Democrats also believe that the optics of another government shutdown—granted, a partial one—will favor them, giving them little reason to capitulate on the issue. Recent polling indicates that they're right.
Cuellar also pointed to polling after the 2013 government shutdown showing that voters were more inclined to pin the funding lapse on the GOP. "History would tell us that Republicans would get more blame," he said. "It's a replay of the same movie."
But even more importantly, Democrats believe that the benefits of the party's messaging on the issue—that they want a clean funding bill to prevent a shutdown—far outweigh the potential pitfalls of standing with Obama on his executive action.
"I think there were a lot of different ways to put Democrats on the spot ... on immigration and on the president's immigration policies, and this particular way of doing it is sort of the worst possible messaging," one Senate Democratic aide said. "We're seeing threats from ISIS every day. And I think tying the two together—I think that was a poor choice."
Admittedly, Democratic unity is easier because their numbers have shrunk—and many of their most common defectors lost their reelection bids. "You've still got Blue Dogs, but I'd venture to say they're not as conservative as the ones that are not with us anymore," Cuellar said.
Cuellar added that many remaining members have taken a lesson from those election results, when vulnerable Democrats who voted with Republicans lost their seats anyway. "Some of the real conservative Blue Dogs that voted with Republicans many times—it didn't matter because Republicans still went after them," Cuellar said. "They didn't get a pass "¦ Even if I vote no, the Republicans are still going to come against me and the Hispanic community might be against me. "¦ Don't let me piss my base off."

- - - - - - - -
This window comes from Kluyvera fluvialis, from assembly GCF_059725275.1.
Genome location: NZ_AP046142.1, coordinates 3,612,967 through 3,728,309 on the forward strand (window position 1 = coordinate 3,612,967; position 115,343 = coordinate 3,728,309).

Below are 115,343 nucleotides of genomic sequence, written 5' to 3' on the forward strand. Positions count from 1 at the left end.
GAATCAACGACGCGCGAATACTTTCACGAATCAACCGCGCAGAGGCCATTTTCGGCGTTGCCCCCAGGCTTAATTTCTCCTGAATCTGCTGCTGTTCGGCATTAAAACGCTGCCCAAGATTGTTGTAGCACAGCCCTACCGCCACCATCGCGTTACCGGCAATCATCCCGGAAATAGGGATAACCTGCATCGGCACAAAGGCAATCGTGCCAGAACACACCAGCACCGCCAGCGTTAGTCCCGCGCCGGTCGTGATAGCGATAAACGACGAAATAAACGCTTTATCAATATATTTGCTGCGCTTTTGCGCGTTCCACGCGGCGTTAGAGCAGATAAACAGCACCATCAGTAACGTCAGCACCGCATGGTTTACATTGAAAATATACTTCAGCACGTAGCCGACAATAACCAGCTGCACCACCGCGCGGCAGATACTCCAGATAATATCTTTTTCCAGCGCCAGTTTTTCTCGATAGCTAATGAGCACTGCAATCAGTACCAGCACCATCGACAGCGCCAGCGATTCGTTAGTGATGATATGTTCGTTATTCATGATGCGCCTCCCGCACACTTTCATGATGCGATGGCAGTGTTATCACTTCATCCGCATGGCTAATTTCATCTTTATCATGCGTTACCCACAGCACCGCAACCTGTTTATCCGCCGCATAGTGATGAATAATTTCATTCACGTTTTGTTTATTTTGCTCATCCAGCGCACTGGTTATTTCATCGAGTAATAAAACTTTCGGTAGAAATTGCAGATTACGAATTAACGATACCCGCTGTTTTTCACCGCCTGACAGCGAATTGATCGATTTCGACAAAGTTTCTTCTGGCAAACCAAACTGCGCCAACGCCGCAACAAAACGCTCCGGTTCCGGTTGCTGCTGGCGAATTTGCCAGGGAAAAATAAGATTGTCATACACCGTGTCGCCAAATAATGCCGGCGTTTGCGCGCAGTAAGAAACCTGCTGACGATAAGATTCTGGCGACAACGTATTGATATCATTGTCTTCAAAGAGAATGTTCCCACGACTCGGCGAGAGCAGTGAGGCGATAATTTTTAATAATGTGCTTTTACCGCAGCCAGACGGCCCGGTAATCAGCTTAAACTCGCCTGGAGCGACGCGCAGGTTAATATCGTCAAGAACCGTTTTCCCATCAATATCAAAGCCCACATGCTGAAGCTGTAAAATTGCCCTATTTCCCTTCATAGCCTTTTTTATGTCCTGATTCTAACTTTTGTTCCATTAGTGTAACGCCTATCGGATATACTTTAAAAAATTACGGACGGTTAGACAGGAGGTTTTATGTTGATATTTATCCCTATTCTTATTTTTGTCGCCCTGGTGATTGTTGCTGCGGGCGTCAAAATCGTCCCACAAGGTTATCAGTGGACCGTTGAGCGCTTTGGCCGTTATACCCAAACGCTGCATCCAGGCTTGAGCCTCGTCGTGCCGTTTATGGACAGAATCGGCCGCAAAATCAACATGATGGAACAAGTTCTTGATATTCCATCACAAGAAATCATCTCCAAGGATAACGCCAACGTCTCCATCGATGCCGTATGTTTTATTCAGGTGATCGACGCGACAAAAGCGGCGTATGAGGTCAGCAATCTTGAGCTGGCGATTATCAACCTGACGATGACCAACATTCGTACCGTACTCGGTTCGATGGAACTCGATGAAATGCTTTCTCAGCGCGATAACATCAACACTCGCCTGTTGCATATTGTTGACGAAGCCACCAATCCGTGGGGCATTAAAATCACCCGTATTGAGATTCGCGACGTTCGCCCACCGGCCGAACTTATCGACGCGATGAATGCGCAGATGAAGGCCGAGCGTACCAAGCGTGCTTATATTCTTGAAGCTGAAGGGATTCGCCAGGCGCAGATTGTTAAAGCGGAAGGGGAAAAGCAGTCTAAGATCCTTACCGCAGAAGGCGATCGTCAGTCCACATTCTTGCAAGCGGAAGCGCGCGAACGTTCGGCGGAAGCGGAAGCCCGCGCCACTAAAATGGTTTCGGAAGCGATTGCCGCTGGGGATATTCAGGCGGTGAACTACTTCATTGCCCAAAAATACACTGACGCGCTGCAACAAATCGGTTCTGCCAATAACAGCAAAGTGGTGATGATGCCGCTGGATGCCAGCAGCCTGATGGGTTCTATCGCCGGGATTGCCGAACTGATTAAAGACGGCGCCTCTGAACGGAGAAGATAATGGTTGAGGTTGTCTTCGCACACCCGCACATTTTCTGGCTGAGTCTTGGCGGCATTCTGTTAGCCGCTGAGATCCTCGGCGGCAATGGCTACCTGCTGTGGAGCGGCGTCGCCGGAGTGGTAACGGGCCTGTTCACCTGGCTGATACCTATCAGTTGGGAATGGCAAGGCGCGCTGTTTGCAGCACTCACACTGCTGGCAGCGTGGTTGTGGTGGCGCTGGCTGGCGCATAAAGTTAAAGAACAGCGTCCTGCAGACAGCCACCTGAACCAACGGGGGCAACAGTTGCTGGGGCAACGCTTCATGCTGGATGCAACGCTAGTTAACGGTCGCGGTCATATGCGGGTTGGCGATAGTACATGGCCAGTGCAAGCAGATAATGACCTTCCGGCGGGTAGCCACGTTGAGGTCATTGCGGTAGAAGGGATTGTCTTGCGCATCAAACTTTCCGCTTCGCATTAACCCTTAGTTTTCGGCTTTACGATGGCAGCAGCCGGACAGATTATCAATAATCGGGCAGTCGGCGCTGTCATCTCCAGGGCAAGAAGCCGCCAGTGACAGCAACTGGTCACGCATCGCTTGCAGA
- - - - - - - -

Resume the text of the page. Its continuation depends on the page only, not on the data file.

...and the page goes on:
Republicans believe that Monday's decision by a Texas judge that stalled the president's executive action will form cracks within the Democratic Conference. But the ruling showed no signs this week of having any effect on Democratic resolve. Sens. Heidi Heitkamp, Angus King, Joe Manchin, and Claire McCaskill, who have all voiced concerns about the president's action, said Tuesday they would continue to stick with their leadership and oppose any DHS funding bill that is not completely clean.
The judge's decision, one Senate Democratic leadership aide said, could easily be overturned, giving members little reason to factor it into their votes. "What happened [Monday] is several layers removed away from the central question of was the president's executive order lawful," the aide said. "And it was from a judge who has a very well-known and conservative record on immigration. So in that sense, it's not a significant development in terms of the legal case."